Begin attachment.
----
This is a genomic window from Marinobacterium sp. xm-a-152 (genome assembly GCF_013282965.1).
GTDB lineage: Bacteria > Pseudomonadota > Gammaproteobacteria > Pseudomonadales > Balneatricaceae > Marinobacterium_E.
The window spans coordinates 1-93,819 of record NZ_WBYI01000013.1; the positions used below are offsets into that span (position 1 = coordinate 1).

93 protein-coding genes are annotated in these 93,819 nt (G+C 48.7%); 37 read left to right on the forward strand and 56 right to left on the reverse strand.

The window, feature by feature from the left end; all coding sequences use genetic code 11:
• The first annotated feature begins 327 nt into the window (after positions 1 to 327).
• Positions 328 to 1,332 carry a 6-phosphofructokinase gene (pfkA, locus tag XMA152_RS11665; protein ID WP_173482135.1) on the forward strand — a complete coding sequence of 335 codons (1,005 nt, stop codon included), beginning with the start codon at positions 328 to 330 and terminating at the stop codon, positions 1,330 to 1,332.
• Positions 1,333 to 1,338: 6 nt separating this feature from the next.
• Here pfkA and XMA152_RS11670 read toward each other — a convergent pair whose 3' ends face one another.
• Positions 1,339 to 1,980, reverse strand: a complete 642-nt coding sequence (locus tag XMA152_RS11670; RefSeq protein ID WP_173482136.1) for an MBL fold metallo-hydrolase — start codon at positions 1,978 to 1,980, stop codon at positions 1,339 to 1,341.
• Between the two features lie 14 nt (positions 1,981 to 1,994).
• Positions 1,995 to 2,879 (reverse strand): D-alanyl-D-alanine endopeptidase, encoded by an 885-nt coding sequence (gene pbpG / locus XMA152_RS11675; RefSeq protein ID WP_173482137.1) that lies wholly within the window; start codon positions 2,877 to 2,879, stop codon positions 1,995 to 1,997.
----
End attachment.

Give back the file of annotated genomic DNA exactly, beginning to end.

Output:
This is a genomic window from Marinobacterium sp. xm-a-152 (genome assembly GCF_013282965.1).
GTDB lineage: Bacteria > Pseudomonadota > Gammaproteobacteria > Pseudomonadales > Balneatricaceae > Marinobacterium_E.
The window spans coordinates 1-93,819 of record NZ_WBYI01000013.1; the positions used below are offsets into that span (position 1 = coordinate 1).

93 protein-coding genes are annotated in these 93,819 nt (G+C 48.7%); 37 read left to right on the forward strand and 56 right to left on the reverse strand.

The window, feature by feature from the left end; all coding sequences use genetic code 11:
• The first annotated feature begins 327 nt into the window (after positions 1 to 327).
• Positions 328 to 1,332 carry a 6-phosphofructokinase gene (pfkA, locus tag XMA152_RS11665; protein ID WP_173482135.1) on the forward strand — a complete coding sequence of 335 codons (1,005 nt, stop codon included), beginning with the start codon at positions 328 to 330 and terminating at the stop codon, positions 1,330 to 1,332.
• Positions 1,333 to 1,338: 6 nt separating this feature from the next.
• Here pfkA and XMA152_RS11670 read toward each other — a convergent pair whose 3' ends face one another.
• Positions 1,339 to 1,980, reverse strand: a complete 642-nt coding sequence (locus tag XMA152_RS11670; RefSeq protein ID WP_173482136.1) for an MBL fold metallo-hydrolase — start codon at positions 1,978 to 1,980, stop codon at positions 1,339 to 1,341.
• Between the two features lie 14 nt (positions 1,981 to 1,994).
• Positions 1,995 to 2,879 (reverse strand): D-alanyl-D-alanine endopeptidase, encoded by an 885-nt coding sequence (gene pbpG / locus XMA152_RS11675; RefSeq protein ID WP_173482137.1) that lies wholly within the window; start codon positions 2,877 to 2,879, stop codon positions 1,995 to 1,997.